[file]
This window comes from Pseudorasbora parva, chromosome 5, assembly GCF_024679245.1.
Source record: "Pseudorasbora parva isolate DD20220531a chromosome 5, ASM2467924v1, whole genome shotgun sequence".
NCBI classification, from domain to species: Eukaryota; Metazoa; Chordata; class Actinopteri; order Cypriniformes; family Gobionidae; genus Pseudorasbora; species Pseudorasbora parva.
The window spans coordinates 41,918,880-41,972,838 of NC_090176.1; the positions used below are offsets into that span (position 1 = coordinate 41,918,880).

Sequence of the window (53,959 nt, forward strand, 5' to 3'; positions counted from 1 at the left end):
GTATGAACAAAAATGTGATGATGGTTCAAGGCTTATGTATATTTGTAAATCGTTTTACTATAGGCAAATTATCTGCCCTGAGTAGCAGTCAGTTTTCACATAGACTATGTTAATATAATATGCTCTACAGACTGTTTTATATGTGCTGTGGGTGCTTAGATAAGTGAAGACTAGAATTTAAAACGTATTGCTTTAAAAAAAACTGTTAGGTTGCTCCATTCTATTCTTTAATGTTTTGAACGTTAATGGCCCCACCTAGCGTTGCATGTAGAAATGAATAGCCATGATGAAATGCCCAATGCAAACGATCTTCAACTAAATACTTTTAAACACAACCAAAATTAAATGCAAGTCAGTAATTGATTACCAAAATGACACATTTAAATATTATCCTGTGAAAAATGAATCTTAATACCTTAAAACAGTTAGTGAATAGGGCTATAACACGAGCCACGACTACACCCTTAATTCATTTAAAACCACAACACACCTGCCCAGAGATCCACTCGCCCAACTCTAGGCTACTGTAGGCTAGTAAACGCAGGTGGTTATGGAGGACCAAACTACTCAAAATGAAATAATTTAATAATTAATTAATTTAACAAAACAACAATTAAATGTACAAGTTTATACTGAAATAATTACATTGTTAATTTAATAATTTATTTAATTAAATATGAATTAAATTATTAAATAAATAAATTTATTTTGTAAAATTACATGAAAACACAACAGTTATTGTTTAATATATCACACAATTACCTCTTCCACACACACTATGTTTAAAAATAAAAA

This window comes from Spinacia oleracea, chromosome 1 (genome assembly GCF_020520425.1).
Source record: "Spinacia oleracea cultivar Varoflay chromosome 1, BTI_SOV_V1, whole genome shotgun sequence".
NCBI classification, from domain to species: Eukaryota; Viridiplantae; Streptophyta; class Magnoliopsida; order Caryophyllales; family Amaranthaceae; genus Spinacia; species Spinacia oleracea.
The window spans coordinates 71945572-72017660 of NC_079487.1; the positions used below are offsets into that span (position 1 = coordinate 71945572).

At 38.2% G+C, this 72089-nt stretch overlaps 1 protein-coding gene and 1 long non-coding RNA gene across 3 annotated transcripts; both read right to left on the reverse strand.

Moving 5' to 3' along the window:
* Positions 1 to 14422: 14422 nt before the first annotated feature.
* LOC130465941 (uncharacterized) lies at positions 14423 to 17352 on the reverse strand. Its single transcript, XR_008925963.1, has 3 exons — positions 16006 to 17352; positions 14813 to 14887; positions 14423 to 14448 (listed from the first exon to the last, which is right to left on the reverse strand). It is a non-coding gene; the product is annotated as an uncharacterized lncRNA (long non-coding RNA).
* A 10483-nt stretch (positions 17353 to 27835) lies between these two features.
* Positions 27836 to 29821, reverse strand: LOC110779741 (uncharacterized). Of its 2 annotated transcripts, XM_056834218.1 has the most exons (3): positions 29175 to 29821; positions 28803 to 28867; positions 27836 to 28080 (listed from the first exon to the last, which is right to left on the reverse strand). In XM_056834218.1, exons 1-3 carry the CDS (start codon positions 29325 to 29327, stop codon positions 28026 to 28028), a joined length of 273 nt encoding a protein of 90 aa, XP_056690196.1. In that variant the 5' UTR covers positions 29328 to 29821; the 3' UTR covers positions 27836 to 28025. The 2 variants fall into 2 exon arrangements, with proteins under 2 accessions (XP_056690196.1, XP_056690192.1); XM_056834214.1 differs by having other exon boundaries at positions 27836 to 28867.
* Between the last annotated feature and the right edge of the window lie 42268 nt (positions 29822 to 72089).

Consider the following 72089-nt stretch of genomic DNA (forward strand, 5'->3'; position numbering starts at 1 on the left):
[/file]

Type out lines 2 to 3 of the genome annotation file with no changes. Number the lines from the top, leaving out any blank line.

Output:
Source record: "Pseudorasbora parva isolate DD20220531a chromosome 5, ASM2467924v1, whole genome shotgun sequence".
NCBI classification, from domain to species: Eukaryota; Metazoa; Chordata; class Actinopteri; order Cypriniformes; family Gobionidae; genus Pseudorasbora; species Pseudorasbora parva.